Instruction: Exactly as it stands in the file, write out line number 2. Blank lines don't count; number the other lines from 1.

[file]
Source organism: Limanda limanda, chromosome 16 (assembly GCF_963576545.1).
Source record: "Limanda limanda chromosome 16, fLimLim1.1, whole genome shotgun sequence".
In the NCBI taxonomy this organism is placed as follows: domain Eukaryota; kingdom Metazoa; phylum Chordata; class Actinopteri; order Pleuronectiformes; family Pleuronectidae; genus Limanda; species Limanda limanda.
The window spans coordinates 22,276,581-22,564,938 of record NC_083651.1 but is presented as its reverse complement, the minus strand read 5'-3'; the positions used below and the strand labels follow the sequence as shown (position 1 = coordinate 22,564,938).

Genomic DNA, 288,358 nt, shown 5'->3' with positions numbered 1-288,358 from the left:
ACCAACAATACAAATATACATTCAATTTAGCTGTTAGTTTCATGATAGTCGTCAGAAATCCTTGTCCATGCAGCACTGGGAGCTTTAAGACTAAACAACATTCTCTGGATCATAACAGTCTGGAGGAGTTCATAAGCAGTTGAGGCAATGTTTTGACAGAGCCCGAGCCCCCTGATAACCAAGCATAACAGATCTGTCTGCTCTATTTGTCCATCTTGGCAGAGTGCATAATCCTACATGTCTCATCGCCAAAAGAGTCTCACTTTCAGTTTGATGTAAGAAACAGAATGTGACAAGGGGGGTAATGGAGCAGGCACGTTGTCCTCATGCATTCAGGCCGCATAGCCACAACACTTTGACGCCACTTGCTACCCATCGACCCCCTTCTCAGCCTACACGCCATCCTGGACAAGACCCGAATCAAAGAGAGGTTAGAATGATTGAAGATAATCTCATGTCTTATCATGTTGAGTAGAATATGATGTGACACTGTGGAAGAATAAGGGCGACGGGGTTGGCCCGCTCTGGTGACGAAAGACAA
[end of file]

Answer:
Source record: "Limanda limanda chromosome 16, fLimLim1.1, whole genome shotgun sequence".